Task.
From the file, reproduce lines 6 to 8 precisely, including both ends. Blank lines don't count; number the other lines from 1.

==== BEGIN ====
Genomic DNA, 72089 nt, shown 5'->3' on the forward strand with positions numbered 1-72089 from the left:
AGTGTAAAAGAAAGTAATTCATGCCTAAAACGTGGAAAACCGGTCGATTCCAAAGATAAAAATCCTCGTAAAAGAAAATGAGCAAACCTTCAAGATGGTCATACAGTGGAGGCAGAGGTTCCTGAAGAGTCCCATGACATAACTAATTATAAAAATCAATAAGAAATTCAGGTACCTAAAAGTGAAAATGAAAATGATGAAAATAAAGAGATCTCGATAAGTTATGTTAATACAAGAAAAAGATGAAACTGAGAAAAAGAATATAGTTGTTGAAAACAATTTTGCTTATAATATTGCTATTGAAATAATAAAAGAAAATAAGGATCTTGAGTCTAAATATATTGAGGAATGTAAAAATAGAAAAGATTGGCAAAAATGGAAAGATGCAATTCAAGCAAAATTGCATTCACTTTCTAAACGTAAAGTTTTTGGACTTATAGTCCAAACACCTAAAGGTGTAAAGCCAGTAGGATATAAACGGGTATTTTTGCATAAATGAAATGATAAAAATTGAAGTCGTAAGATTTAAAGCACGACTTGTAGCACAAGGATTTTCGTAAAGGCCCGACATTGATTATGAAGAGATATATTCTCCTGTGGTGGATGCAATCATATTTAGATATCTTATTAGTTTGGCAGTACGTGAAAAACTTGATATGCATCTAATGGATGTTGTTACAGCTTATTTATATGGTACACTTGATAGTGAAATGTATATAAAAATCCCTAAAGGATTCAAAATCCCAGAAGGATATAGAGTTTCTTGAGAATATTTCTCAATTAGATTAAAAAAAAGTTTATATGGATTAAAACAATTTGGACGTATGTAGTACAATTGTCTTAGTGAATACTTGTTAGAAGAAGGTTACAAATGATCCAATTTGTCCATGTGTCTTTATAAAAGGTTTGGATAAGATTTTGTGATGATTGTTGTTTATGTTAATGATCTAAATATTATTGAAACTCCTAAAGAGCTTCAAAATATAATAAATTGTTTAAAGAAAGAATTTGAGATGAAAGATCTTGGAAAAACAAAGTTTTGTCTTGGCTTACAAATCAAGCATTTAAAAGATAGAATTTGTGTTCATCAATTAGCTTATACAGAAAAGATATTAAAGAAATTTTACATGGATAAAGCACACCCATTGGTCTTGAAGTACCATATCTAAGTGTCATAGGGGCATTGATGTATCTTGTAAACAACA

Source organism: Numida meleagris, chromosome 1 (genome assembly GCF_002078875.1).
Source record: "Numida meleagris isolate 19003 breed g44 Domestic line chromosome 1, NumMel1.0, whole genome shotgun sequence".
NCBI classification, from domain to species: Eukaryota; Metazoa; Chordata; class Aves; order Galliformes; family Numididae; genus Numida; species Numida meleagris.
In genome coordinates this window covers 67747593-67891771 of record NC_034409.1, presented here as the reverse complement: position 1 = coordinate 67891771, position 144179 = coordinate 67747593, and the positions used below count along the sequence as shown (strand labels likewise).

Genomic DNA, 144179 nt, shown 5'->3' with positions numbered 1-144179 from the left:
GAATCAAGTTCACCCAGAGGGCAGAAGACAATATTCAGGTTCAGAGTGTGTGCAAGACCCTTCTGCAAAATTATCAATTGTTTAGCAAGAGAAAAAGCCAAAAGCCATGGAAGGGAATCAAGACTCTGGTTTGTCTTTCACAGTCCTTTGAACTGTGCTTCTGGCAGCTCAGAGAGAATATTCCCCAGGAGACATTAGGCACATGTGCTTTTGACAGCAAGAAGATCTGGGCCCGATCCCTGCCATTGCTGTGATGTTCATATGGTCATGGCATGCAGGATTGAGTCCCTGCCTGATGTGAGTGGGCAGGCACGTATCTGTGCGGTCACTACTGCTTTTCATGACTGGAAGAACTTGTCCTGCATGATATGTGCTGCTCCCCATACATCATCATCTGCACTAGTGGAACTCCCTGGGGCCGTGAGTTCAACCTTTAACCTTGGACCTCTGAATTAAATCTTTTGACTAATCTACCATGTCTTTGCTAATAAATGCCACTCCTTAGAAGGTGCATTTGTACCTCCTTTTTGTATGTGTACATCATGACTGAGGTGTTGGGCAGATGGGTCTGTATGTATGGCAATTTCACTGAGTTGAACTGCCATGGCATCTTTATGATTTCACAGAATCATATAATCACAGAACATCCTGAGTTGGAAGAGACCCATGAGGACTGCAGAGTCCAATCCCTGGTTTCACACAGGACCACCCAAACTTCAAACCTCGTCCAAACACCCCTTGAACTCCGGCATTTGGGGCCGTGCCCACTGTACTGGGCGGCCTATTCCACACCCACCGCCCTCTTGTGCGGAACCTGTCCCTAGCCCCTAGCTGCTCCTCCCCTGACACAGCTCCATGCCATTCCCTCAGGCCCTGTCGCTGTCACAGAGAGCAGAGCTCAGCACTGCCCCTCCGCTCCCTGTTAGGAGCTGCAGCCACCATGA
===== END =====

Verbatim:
In genome coordinates this window covers 67747593-67891771 of record NC_034409.1, presented here as the reverse complement: position 1 = coordinate 67891771, position 144179 = coordinate 67747593, and the positions used below count along the sequence as shown (strand labels likewise).

Genomic DNA, 144179 nt, shown 5'->3' with positions numbered 1-144179 from the left:
GAATCAAGTTCACCCAGAGGGCAGAAGACAATATTCAGGTTCAGAGTGTGTGCAAGACCCTTCTGCAAAATTATCAATTGTTTAGCAAGAGAAAAAGCCAAAAGCCATGGAAGGGAATCAAGACTCTGGTTTGTCTTTCACAGTCCTTTGAACTGTGCTTCTGGCAGCTCAGAGAGAATATTCCCCAGGAGACATTAGGCACATGTGCTTTTGACAGCAAGAAGATCTGGGCCCGATCCCTGCCATTGCTGTGATGTTCATATGGTCATGGCATGCAGGATTGAGTCCCTGCCTGATGTGAGTGGGCAGGCACGTATCTGTGCGGTCACTACTGCTTTTCATGACTGGAAGAACTTGTCCTGCATGATATGTGCTGCTCCCCATACATCATCATCTGCACTAGTGGAACTCCCTGGGGCCGTGAGTTCAACCTTTAACCTTGGACCTCTGAATTAAATCTTTTGACTAATCTACCATGTCTTTGCTAATAAATGCCACTCCTTAGAAGGTGCATTTGTACCTCCTTTTTGTATGTGTACATCATGACTGAGGTGTTGGGCAGATGGGTCTGTATGTATGGCAATTTCACTGAGTTGAACTGCCATGGCATCTTTATGATTTCACAGAATCATATAATCACAGAACATCCTGAGTTGGAAGAGACCCATGAGGACTGCAGAGTCCAATCCCTGGTTTCACACAGGACCACCCAAACTTCAAACCTCGTCCAAACACCCCTTGAACTCCGGCATTTGGGGCCGTGCCCACTGTACTGGGCGGCCTATTCCACACCCACCGCCCTCTTGTGCGGAACCTGTCCCTAGCCCCTAGCTGCTCCTCCCCTGACACAGCTCCATGCCATTCCCTCAGGCCCTGTCGCTGTCACAGAGAGCAGAGCTCAGCACTGCCCCTCCGCTCCCTGTTAGGAGCTGCAGCCACCATGA